Warner Bros. is keeping me intrigued in their upcoming romantic comedy Something Borrowed with some savvy casting, and not in that everyone-has-an-Oscar way. I’d travel to Hades and back for female lead Ginnifer Goodwin. John Krasinski is consistently great on The Office, and his supporting role in Borrowed could be the one that sends him over that darned feature film hump. I don’t know much about co-star Colin Egglesfield, and they lost me a bit in signing Kate Hudson for the best friend role. But a tweet from Production Weekly recaptures that energy with word of a wild (in every sense of the word) card in talks for the role of Marcus: Colin Farrell. Hmm. Let’s talk about this in more detail after the jump.
The film is an adaptation of the first in a series of novels from Emily Giffin. Here’s a plot synopsis for the literary original:
Since elementary school, Rachel and Darcy have been best friends, with Darcy always outshining Rachel. While single Rachel is the self-confessed good girl, an attorney trapped at a suffocating New York law firm, Darcy is the complete opposite, a stereotypical outgoing publicist, planning a wedding with the handsome Dex. After Rachel’s 30th birthday party, she knocks back one drink too many and winds up in bed with Dex. Instead of feeling guilty about sleeping with her best friend’s fiancé, Rachel realizes that Dex is the only man she’s really loved, and that she’s always resented manipulative Darcy.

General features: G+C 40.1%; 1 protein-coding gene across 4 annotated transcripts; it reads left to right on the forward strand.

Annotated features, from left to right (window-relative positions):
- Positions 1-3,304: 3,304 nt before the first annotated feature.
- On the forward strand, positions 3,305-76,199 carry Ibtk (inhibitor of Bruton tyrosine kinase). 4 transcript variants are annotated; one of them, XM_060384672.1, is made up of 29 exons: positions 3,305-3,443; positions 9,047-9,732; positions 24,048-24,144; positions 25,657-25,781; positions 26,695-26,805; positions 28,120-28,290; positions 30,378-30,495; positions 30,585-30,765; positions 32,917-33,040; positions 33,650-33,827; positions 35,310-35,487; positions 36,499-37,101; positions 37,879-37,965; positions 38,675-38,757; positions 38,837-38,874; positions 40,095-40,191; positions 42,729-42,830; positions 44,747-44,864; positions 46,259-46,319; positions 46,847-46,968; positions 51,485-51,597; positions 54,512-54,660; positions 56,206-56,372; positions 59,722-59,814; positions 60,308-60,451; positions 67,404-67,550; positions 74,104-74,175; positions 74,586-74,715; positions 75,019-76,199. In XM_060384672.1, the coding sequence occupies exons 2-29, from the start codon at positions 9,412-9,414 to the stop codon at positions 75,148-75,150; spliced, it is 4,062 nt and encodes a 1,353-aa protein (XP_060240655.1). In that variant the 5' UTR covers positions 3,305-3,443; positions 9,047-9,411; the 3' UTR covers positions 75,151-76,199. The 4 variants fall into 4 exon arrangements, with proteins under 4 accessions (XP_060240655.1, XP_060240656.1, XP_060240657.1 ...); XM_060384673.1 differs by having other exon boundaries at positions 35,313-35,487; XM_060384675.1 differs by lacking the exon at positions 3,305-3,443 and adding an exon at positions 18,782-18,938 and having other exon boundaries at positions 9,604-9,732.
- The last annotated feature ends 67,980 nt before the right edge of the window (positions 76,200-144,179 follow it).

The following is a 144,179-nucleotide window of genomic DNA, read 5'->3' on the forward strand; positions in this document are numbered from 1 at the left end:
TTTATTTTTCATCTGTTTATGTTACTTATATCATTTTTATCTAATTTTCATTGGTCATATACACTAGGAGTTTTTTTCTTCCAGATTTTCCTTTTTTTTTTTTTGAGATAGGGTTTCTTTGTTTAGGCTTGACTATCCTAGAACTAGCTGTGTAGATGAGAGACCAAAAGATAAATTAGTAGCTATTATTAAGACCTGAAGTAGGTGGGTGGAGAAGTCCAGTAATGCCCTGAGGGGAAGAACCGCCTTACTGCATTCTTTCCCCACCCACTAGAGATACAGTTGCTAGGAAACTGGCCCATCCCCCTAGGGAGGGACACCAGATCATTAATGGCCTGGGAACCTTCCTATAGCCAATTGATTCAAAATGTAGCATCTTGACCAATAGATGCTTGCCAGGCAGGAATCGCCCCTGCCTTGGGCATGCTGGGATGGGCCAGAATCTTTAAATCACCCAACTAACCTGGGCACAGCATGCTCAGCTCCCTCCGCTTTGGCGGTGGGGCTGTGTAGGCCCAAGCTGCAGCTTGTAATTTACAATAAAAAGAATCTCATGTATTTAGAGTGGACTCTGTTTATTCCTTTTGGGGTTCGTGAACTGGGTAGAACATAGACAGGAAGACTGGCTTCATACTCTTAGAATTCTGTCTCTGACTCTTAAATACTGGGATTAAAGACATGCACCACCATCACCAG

The plot isn’t particularly revolutionary, so it’s up to the aforementioned cast, director Luke Greenfield (The Girl Next Door), and new-to-film screenwriters Jennie Snyder and Jennie Urman to make something of the material. The three mentioned characters will be played by Goodwin (Rachel), Hudson (Darcy), and Egglesfield (Dex); Krasinski is Ethan, friend of Rachel, and Farrell’s Marcus is a friend of Dex. I like that the presumed starring roles have been assigned to Goodwin and Egglesfield, who are arguably less identifiable commodities than their co-stars–it’s gotta be hard to cast Hudson in a Hollywood rom-com where the largest typeface on the poster will not be reserved for her name. And I can’t even envision a version of this movie where Farrell is bland. Maybe if they try to stick him with an American accent?
This could be good, even great, no? Am I blinded by my undying love for Ginnifer Goodwin? For those who have read the book, please share your thoughts on how the tone of Giffin’s prose will translate on film. This is a potential franchise in the making, with a direct sequel (Something Blue) and a spin-off novel (Heart of the Matter) already listed on Giffin’s bibliography, so I am optimistic for the best.